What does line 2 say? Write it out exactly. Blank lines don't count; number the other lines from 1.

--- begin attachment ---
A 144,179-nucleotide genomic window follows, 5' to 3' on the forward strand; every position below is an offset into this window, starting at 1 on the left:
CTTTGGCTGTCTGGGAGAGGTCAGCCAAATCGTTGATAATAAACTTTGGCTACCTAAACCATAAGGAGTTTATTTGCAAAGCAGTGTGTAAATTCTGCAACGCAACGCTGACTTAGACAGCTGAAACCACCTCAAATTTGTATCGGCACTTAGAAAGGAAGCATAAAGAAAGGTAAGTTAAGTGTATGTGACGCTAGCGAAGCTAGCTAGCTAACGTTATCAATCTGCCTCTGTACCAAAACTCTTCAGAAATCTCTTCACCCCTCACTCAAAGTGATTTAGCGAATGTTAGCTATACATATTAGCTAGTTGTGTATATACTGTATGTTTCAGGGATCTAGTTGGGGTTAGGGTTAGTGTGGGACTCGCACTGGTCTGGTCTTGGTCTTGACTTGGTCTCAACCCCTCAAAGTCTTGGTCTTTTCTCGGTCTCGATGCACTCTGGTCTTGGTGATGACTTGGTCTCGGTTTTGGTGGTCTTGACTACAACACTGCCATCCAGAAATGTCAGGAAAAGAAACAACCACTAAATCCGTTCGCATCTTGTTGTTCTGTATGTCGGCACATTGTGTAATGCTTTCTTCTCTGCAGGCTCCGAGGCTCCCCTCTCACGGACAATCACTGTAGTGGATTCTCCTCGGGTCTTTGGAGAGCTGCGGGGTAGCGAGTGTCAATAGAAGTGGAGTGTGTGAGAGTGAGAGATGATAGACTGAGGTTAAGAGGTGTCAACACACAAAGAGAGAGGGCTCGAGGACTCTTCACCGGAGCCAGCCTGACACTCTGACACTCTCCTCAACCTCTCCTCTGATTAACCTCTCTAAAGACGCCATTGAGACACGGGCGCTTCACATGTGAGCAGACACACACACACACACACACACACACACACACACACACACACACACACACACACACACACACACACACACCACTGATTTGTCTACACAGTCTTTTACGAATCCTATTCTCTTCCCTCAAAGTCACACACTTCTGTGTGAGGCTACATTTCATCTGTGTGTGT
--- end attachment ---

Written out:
CTTTGGCTGTCTGGGAGAGGTCAGCCAAATCGTTGATAATAAACTTTGGCTACCTAAACCATAAGGAGTTTATTTGCAAAGCAGTGTGTAAATTCTGCAACGCAACGCTGACTTAGACAGCTGAAACCACCTCAAATTTGTATCGGCACTTAGAAAGGAAGCATAAAGAAAGGTAAGTTAAGTGTATGTGACGCTAGCGAAGCTAGCTAGCTAACGTTATCAATCTGCCTCTGTACCAAAACTCTTCAGAAATCTCTTCACCCCTCACTCAAAGTGATTTAGCGAATGTTAGCTATACATATTAGCTAGTTGTGTATATACTGTATGTTTCAGGGATCTAGTTGGGGTTAGGGTTAGTGTGGGACTCGCACTGGTCTGGTCTTGGTCTTGACTTGGTCTCAACCCCTCAAAGTCTTGGTCTTTTCTCGGTCTCGATGCACTCTGGTCTTGGTGATGACTTGGTCTCGGTTTTGGTGGTCTTGACTACAACACTGCCATCCAGAAATGTCAGGAAAAGAAACAACCACTAAATCCGTTCGCATCTTGTTGTTCTGTATGTCGGCACATTGTGTAATGCTTTCTTCTCTGCAGGCTCCGAGGCTCCCCTCTCACGGACAATCACTGTAGTGGATTCTCCTCGGGTCTTTGGAGAGCTGCGGGGTAGCGAGTGTCAATAGAAGTGGAGTGTGTGAGAGTGAGAGATGATAGACTGAGGTTAAGAGGTGTCAACACACAAAGAGAGAGGGCTCGAGGACTCTTCACCGGAGCCAGCCTGACACTCTGACACTCTCCTCAACCTCTCCTCTGATTAACCTCTCTAAAGACGCCATTGAGACACGGGCGCTTCACATGTGAGCAGACACACACACACACACACACACACACACACACACACACACACACACACACACACACACACACACACACACCACTGATTTGTCTACACAGTCTTTTACGAATCCTATTCTCTTCCCTCAAAGTCACACACTTCTGTGTGAGGCTACATTTCATCTGTGTGTGT